Sergey Alekseyevich Chaplygin
|Born||5 April 1869|
Ranenburg, Russian Empire
|Died||8 October 1942 (aged 73)|
Novosibirsk, Soviet Union
|Alma mater||Moscow University|
Orders of Lenin (1933, 1941)
Order of the Red Banner of Labour (1927,?)
Zhukovsky Prize (1925)
|Institutions||TsAGI, Moscow University, etc.|
|Doctoral advisor||Nikolay Zhukovsky|
|Doctoral students||Nikolai Kochin|
Sergey Alexeyevich Chaplygin (Russian: Серге́й Алексе́евич Чаплы́гин; 5 April 1869 – 8 October 1942) was a Russian and Soviet physicist, mathematician, and mechanical engineer. He is known for mathematical formulas such as Chaplygin's equation and for a hypothetical substance in cosmology called Chaplygin gas, named after him.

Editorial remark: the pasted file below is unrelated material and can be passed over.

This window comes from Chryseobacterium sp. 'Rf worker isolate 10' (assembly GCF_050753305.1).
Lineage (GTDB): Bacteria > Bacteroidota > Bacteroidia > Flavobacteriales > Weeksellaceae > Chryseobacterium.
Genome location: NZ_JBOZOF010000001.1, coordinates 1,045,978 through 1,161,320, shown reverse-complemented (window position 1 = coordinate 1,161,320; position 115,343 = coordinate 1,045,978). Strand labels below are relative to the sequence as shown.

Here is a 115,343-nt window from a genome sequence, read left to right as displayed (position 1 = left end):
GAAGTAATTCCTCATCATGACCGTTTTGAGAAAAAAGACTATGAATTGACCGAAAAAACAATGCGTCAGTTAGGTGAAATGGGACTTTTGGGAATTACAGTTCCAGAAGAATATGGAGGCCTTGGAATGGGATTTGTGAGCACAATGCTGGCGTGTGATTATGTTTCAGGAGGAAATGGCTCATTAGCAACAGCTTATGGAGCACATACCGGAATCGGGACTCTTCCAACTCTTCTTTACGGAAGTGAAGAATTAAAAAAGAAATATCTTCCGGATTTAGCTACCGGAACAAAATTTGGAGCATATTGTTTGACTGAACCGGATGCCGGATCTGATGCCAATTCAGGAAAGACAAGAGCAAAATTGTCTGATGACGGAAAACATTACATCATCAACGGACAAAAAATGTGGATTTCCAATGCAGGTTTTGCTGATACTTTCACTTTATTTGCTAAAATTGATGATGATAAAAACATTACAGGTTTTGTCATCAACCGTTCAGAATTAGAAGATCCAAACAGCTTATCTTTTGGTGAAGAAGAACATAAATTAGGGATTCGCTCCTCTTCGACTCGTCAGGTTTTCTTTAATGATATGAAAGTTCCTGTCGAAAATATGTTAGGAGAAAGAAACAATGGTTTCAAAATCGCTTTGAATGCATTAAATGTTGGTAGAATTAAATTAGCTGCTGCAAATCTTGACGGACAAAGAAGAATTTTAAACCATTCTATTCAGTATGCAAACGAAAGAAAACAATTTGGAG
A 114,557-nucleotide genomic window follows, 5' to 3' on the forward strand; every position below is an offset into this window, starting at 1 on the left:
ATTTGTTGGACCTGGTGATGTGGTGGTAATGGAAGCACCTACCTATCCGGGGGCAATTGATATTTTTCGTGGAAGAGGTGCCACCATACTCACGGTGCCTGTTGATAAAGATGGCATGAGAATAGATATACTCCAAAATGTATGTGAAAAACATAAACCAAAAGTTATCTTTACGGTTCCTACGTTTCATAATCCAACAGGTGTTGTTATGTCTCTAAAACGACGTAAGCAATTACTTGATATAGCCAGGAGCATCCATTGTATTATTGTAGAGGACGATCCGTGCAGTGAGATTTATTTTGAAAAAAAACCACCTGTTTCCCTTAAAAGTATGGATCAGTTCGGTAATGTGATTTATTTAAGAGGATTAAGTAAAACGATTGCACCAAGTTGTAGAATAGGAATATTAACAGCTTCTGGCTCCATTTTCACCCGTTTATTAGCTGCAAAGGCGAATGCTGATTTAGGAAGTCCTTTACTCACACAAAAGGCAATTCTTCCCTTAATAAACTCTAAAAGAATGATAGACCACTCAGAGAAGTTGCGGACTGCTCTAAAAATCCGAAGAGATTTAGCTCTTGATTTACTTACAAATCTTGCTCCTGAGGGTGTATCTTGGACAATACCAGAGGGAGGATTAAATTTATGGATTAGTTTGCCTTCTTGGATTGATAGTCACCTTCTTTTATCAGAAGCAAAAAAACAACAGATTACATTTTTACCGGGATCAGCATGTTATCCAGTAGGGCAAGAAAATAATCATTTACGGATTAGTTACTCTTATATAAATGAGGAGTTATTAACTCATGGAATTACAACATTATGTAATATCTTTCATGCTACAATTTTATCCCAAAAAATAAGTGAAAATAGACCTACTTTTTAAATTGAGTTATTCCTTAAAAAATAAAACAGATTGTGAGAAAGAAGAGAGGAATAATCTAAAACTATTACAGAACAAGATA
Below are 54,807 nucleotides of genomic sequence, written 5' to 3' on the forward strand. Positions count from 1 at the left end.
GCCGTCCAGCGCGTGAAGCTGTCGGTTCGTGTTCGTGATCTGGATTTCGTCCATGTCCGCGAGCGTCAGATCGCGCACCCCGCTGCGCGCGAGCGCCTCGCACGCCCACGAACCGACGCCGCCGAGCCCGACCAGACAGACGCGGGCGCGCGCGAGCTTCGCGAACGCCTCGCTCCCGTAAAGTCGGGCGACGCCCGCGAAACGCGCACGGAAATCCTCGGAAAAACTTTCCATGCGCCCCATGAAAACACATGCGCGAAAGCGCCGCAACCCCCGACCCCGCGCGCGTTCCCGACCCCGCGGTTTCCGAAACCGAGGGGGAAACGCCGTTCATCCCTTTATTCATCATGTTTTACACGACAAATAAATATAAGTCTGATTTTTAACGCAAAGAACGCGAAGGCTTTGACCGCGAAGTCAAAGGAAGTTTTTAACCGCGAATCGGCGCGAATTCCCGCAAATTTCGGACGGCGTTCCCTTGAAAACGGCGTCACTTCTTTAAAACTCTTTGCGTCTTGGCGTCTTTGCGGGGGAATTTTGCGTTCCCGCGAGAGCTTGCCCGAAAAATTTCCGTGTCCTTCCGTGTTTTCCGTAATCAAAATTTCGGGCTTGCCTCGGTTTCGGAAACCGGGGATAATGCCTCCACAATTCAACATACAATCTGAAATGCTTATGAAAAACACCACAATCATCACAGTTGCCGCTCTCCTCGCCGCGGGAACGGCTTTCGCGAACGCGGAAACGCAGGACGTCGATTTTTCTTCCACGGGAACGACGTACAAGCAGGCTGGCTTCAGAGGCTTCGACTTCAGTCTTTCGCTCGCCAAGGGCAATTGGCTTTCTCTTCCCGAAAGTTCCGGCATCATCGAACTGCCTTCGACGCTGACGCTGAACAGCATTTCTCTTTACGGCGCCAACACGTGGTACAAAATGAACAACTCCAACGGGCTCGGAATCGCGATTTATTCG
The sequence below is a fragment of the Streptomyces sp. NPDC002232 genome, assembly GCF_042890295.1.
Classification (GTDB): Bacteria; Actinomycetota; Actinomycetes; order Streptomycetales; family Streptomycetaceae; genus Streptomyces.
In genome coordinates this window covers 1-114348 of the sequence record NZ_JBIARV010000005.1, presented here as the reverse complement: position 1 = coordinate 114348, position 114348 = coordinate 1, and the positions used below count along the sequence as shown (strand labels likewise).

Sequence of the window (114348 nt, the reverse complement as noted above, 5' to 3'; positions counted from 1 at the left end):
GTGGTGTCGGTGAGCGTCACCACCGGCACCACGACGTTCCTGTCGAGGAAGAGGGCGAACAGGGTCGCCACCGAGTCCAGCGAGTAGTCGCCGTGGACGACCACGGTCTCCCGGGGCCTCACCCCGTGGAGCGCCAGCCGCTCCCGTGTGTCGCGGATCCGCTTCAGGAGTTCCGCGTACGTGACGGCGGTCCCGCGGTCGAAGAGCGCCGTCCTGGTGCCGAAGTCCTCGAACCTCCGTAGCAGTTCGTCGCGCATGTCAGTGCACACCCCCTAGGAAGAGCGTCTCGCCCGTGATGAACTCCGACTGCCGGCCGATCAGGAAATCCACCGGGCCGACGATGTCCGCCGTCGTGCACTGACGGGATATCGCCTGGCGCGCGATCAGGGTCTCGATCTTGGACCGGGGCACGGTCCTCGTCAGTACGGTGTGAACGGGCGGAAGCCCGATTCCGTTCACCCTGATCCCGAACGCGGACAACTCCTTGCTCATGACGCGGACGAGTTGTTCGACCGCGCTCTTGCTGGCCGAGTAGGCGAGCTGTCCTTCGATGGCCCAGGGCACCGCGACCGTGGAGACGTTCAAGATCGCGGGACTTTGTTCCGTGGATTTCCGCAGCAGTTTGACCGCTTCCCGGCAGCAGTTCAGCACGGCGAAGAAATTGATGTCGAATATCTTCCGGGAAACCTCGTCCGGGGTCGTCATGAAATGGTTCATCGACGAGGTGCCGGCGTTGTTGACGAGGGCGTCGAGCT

He graduated in 1890 from Moscow University, and later became a professor. He taught mechanical engineering at Moscow Higher Courses for Women in 1901, and of applied mathematics at Moscow School of Technology, 1903. He was appointed Director of the courses in 1905. Leonid I. Sedov was one of his students.
Chaplygin's theories were greatly inspired by N. Ye. Zhukovsky, who founded the Central Institute of Aerodynamics. His early research consisted of hydromechanics. His "Collected Works" in four volumes were published in 1948.
Chaplygin was elected to the Russian Academy of Sciences (the Academy of Sciences of the USSR in 1925-1991) in 1924.
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